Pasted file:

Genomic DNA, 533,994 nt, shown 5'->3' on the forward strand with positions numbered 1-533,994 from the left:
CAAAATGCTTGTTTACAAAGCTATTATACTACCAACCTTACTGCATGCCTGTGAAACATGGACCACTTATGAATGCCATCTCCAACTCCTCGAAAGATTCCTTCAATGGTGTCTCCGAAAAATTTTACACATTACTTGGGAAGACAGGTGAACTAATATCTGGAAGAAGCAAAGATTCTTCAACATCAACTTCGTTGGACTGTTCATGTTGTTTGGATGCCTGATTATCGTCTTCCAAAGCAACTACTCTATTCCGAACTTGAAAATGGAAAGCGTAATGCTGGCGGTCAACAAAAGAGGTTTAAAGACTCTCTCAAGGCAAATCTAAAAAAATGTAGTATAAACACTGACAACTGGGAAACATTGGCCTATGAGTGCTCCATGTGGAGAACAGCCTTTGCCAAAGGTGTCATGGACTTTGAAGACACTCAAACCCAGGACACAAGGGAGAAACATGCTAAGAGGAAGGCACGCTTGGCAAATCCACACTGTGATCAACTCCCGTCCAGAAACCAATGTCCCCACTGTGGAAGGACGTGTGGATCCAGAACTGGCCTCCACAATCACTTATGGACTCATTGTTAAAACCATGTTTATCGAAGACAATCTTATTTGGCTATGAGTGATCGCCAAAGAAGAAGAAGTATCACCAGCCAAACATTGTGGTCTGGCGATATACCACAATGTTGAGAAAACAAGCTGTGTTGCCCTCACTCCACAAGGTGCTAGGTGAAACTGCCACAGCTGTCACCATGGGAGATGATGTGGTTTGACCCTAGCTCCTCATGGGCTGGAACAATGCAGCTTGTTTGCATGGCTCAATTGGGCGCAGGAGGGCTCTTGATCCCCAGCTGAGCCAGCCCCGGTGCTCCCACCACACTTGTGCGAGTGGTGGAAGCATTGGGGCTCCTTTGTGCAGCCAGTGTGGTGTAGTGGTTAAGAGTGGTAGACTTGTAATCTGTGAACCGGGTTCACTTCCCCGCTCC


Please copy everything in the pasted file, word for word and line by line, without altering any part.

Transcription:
Genomic DNA, 533,994 nt, shown 5'->3' on the forward strand with positions numbered 1-533,994 from the left:
CAAAATGCTTGTTTACAAAGCTATTATACTACCAACCTTACTGCATGCCTGTGAAACATGGACCACTTATGAATGCCATCTCCAACTCCTCGAAAGATTCCTTCAATGGTGTCTCCGAAAAATTTTACACATTACTTGGGAAGACAGGTGAACTAATATCTGGAAGAAGCAAAGATTCTTCAACATCAACTTCGTTGGACTGTTCATGTTGTTTGGATGCCTGATTATCGTCTTCCAAAGCAACTACTCTATTCCGAACTTGAAAATGGAAAGCGTAATGCTGGCGGTCAACAAAAGAGGTTTAAAGACTCTCTCAAGGCAAATCTAAAAAAATGTAGTATAAACACTGACAACTGGGAAACATTGGCCTATGAGTGCTCCATGTGGAGAACAGCCTTTGCCAAAGGTGTCATGGACTTTGAAGACACTCAAACCCAGGACACAAGGGAGAAACATGCTAAGAGGAAGGCACGCTTGGCAAATCCACACTGTGATCAACTCCCGTCCAGAAACCAATGTCCCCACTGTGGAAGGACGTGTGGATCCAGAACTGGCCTCCACAATCACTTATGGACTCATTGTTAAAACCATGTTTATCGAAGACAATCTTATTTGGCTATGAGTGATCGCCAAAGAAGAAGAAGTATCACCAGCCAAACATTGTGGTCTGGCGATATACCACAATGTTGAGAAAACAAGCTGTGTTGCCCTCACTCCACAAGGTGCTAGGTGAAACTGCCACAGCTGTCACCATGGGAGATGATGTGGTTTGACCCTAGCTCCTCATGGGCTGGAACAATGCAGCTTGTTTGCATGGCTCAATTGGGCGCAGGAGGGCTCTTGATCCCCAGCTGAGCCAGCCCCGGTGCTCCCACCACACTTGTGCGAGTGGTGGAAGCATTGGGGCTCCTTTGTGCAGCCAGTGTGGTGTAGTGGTTAAGAGTGGTAGACTTGTAATCTGTGAACCGGGTTCACTTCCCCGCTCC